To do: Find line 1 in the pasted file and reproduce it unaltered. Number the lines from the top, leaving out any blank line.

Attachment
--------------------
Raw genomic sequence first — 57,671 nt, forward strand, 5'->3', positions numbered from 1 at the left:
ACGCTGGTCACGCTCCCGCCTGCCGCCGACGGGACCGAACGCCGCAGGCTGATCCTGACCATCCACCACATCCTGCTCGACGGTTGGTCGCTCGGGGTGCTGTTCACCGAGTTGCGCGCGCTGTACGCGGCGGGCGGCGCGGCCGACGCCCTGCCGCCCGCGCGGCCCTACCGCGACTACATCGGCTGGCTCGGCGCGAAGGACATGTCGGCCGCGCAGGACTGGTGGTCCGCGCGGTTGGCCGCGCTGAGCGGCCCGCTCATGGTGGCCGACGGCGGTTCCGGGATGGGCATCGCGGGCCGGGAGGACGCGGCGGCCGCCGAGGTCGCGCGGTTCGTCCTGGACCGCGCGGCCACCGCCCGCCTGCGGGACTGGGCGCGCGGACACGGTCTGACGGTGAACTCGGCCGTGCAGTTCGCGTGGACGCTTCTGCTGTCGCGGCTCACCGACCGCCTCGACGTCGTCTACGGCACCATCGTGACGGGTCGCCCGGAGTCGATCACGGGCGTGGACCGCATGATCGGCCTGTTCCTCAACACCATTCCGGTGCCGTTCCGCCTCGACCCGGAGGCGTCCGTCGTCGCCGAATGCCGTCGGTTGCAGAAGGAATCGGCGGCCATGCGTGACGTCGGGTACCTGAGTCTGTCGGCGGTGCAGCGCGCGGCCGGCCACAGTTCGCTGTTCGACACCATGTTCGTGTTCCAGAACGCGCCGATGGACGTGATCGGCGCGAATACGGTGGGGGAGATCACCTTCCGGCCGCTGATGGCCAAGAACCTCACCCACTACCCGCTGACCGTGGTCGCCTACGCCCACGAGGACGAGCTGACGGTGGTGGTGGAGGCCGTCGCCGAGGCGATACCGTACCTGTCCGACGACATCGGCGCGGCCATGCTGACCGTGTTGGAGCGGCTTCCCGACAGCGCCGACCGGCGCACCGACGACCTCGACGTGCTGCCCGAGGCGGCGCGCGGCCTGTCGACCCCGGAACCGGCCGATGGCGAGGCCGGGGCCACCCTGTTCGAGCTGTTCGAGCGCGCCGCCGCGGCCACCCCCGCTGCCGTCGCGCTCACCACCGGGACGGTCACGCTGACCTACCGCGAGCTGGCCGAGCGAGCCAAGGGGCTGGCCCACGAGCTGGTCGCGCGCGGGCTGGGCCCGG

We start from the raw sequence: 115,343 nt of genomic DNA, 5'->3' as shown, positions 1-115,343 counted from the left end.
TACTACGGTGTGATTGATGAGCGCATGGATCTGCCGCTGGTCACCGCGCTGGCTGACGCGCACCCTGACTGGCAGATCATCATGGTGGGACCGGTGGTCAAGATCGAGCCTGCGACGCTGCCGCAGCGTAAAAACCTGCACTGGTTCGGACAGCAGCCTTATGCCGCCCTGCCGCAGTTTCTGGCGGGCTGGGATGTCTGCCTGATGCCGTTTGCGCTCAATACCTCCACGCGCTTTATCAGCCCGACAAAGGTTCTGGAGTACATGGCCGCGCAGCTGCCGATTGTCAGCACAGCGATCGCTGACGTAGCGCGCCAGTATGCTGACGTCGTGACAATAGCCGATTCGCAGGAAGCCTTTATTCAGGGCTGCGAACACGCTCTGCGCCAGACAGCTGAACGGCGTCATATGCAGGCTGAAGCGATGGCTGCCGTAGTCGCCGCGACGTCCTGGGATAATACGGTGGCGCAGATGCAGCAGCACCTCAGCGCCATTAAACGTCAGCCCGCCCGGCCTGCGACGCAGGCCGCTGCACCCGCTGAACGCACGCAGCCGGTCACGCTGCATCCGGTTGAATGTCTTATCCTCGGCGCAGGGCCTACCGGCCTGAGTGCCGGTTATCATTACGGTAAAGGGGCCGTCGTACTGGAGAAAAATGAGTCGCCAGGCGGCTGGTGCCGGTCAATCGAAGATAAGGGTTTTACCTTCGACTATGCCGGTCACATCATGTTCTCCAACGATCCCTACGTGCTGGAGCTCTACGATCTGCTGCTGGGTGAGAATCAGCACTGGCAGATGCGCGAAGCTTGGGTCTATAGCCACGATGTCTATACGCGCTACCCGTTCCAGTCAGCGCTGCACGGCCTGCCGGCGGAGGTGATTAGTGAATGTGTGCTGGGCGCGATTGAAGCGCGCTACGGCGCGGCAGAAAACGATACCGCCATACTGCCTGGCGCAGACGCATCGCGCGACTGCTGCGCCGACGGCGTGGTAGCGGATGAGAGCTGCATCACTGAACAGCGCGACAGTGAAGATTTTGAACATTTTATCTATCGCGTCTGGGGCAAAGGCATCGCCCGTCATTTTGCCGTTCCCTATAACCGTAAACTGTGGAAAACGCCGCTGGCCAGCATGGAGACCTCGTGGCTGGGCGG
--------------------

Raw genomic sequence first — 57,671 nt, forward strand, 5'->3', positions numbered from 1 at the left: